The Royal Academy of Engineering is to award its prestigious President’s Medal to Sir David Davies CBE FREng FRS for his consistent positioning of engineering at the highest levels in the UK throughout his distinguished career.

Sir David is one of the most influential engineers of his generation. Formerly Chief Scientific Advisor to the MoD, he has advised government on some of the most sensitive political and defence issues in modern times. He also served as non-executive chairman of the Defence Evaluation and Research Agency (DERA) from 1998-2000.

He is probably best known for his report to the Deputy Prime Minister on the options available to improve the safety of rail travel in the wake of the Ladbroke Grove train crash in October 1999 which killed 31 people and injured many more. His reasoned, technically robust report published in February 2000 provided a voice of calm in the clamour for immediate action. His evaluation of available safety systems and subsequent recommendations were endorsed by the ensuing Public Inquiries and he was later asked to become Chairman of Railway Safety, a new company set up to promote and oversee rail safety issues.

Sir David has also made significant technical contributions to the development of radar and communications and to higher education policy during his tenure as Professor of Electrical Engineering at UCL. He also served as Vice-Chancellor of Loughborough University (1988-1994), renowned for its engineering focus.

His own research work in antenna arrays, radar, signal processing and optical fibre is highly regarded – he won the Rank Prize for optoelectronics in 1984 and the Institution of Electrical Engineers’ Faraday Medal in 1987. He was elected to the Academy in 1979 and to the Royal Society in 1984, and was awarded a CBE in 1996. He was President of the IEE in 1994/5 and has served on the committees of many national bodies, including the BBC Engineering Advisory Committee and the Royal Society’s Science Inquiry Committee. Sir David was President of The Royal Academy of Engineering from 1996-2001.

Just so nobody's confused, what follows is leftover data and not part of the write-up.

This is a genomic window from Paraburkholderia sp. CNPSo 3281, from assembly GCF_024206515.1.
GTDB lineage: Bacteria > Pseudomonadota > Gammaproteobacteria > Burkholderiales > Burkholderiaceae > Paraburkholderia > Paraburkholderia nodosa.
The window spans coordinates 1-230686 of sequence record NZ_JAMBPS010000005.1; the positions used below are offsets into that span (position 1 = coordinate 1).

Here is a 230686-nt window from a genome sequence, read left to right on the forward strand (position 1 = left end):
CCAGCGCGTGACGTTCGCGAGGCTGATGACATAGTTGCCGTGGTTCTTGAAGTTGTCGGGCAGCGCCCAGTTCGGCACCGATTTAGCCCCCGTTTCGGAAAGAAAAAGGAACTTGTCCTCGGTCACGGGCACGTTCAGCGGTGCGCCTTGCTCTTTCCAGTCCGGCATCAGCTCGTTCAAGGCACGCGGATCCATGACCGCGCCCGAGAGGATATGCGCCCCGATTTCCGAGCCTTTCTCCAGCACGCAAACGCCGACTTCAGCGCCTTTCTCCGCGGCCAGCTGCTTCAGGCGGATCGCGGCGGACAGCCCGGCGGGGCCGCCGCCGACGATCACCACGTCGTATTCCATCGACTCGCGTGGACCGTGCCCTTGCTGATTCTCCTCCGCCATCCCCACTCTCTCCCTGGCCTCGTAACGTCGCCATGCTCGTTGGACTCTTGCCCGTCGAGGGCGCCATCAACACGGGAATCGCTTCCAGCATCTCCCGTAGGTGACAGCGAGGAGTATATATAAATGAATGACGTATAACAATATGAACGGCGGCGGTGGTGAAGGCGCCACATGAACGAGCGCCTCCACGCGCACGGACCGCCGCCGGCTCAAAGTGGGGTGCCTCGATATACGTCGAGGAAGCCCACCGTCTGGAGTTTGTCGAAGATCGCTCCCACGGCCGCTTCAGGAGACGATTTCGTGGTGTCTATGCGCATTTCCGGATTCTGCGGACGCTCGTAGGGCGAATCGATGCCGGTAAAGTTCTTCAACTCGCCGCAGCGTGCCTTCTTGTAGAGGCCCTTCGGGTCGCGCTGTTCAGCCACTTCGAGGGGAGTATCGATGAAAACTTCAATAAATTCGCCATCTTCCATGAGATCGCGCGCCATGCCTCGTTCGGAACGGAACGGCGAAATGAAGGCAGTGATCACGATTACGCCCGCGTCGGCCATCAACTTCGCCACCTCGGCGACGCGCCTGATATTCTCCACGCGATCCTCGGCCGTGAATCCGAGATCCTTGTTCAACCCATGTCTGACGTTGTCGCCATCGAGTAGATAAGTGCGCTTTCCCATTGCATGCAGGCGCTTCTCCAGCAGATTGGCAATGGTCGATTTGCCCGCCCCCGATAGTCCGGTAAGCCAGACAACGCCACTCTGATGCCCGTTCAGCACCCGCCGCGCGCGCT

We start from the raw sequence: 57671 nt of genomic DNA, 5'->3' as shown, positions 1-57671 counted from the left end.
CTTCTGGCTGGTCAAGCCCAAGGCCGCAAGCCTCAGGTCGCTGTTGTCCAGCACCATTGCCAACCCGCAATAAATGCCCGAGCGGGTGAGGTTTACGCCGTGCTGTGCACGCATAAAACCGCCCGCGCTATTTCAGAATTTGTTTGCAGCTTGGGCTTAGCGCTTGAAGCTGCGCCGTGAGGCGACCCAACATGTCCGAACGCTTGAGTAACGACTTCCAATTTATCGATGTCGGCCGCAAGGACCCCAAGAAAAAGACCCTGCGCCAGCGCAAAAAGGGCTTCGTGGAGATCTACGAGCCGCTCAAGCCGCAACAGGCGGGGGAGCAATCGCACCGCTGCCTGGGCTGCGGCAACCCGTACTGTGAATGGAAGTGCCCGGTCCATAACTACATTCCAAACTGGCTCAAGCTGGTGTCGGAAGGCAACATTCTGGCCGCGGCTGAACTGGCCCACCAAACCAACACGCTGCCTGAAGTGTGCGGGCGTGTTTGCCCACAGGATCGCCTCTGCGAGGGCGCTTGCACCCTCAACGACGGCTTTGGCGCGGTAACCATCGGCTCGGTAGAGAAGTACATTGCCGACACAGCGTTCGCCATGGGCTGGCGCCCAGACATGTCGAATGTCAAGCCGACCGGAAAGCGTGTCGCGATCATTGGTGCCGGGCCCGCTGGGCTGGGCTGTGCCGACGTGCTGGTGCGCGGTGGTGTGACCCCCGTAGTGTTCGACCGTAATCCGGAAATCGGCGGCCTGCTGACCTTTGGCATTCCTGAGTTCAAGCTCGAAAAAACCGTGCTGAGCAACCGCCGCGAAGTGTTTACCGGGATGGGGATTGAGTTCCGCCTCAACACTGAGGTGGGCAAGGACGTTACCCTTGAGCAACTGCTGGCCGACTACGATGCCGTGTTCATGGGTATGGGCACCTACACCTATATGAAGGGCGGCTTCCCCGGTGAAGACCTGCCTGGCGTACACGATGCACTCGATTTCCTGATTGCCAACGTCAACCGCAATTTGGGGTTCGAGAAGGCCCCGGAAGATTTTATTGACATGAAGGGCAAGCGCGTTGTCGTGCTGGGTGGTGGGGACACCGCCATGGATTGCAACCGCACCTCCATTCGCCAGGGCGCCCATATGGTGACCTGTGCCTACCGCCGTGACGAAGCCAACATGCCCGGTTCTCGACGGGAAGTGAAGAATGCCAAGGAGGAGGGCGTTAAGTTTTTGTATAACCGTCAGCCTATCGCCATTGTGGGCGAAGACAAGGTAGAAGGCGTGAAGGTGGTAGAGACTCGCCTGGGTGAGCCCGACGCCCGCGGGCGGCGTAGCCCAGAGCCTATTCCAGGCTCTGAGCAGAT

Sir David’s career continues at the highest levels: he is currently a non-executive director of the ERA Foundation, Chairman of the Hazard’s Forum and safety advisor to the Board of National Grid plc.

Sir David will be presented with his Medal at The Royal Academy of Engineering Awards Dinner on 05 June in London.

Notes for editors

  1. The President’s Medal is awarded, not more often than once a year, to an organisation or individual, who has contributed significantly to the Academy’s aims and work through ’initiative in promoting excellence in engineering’. The 2005 President’s Medal was awarded to Jonathan Ive, Vice-President of Industrial Design at Apple, designer of the iMAC and the iPOD.
  2. Founded in 1976, The Royal Academy of Engineering promotes the engineering and technological welfare of the country. Our fellowship - comprising the UK’s most eminent engineers - provides the leadership and expertise for our activities, which focus on the relationships between engineering, technology, and the quality of life. As a national academy, we provide independent and impartial advice to Government; work to secure the next generation of engineers; and provide a voice for Britain’s engineering community.

For more information please contact

Amy Abbott, Manager, Events and Awards, The Royal Academy of Engineering